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How Brands are Creatively Using Technology to Make Print Advertising More Effective

Newspaper and magazine stand RomeIt’s no secret that computers, smart phones, televisions and the like have turned us into a society that consumes media the second it’s produced. We truly have become a “seconds” society – made possible by ever better production, technology and unique and immediate ways to reach intended markets. But wait! Out of all this rises the phoenix of the ad world: Print. Print provides marketers and consumers alike with a viable option for product and brand awareness and campaigns are being restructured with an “outside the box” formula. Since industry estimates now peg the average time a reader spends looking at your ad at 3 to 5 seconds, a successful print campaign now hinges upon eye-catching presentations that are meant to capture and resonate with the audience. Some say that the marketing world has become a tsunami of clutter, but with a little creativity, marketers can cut through that wave and reach their audience.

Time to Combo-up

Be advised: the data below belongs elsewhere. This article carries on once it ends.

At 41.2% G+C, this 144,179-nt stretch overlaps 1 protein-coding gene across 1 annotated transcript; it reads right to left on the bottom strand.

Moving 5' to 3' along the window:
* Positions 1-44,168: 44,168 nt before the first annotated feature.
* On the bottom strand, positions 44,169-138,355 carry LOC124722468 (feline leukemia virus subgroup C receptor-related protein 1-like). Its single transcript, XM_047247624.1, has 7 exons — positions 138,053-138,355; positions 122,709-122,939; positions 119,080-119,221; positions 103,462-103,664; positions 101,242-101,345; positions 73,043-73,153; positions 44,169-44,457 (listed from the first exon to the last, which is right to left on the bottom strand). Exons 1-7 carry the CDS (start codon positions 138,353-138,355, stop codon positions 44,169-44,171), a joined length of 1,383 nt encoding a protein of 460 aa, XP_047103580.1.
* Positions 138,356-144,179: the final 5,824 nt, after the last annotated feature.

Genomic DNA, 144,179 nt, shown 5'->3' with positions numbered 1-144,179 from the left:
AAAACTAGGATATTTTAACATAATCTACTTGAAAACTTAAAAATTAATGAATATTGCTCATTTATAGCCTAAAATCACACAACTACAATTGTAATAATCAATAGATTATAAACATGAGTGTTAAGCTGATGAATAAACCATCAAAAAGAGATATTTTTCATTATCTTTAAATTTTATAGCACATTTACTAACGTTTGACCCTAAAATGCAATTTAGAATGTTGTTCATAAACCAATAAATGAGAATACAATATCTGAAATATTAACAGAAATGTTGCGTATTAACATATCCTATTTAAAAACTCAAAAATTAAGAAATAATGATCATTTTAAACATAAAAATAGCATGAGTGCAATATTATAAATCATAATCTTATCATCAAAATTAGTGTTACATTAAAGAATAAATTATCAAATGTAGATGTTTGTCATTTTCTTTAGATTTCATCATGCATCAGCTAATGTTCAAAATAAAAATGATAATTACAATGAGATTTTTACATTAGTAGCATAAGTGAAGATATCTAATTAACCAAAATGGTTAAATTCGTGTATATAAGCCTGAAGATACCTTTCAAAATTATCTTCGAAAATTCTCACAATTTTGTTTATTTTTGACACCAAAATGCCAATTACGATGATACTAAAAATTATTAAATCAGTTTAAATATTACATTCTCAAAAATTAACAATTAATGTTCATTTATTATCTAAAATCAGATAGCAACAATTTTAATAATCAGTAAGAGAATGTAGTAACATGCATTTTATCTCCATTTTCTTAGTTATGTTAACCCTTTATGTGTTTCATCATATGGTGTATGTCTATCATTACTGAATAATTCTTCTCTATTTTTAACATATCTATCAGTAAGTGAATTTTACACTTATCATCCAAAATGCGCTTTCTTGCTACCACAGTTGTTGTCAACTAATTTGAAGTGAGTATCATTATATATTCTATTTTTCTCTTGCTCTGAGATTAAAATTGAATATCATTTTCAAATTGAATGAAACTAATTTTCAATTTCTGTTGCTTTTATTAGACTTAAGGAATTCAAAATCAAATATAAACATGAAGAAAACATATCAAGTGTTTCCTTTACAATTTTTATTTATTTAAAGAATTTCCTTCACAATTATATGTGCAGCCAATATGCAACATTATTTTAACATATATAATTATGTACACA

Incorporating technology in print advertising is not yet common, but let’s take a look at how CBS and Pepsi Max did it when they embedded a video player in a print magazine ad. Entertainment Weekly readers were treated to an unorthodox ad featuring audio and a quarter-inch-thick video screen presented like a pop-up book. Readers pulled a tab and out came the video player and next thing they knew, they were “watching and hearing” the brands’ messages. Here CBS and Pepsi Max successfully managed to combine two marketing vehicles into one, creating a truly hybrid ad. The ad and video clip previewed CBS’s Monday night (fall) lineup and delivered an inside look at some of the featured characters, followed by an ad for Pepsi Max. Another good example of technology in print is Playboy Magazine featuring an audio print ad on the cover of its June 2011 publication in Brazil to promote Brazil’s Skol Sensation music festival. The “ad” included an embedded audio chip and was actually wrapped around the spine of the magazine. Users simply plugged-in their headphones to listen to a woman whisper a message about the festival. These multi-sensory examples show how a few brands who were willing to reach beyond the traditional medium to expand static print ads achieved success – and generated buzz. We know that the more unique the ad, through visuals and copy points, the more effective that ad has the chance to be. Within print, we are limited to that 3 to 5-second window to grab our audience – however, by integrating new mediums with traditional we can deliver more precise messaging and mix subtleties and deeper meaning, and reach our audience more effectively than ever. In this “seconds” society readers want more than to simply be passive readers – they want to be experiencers. Our job as marketers and advertisers is to deliver that experience.
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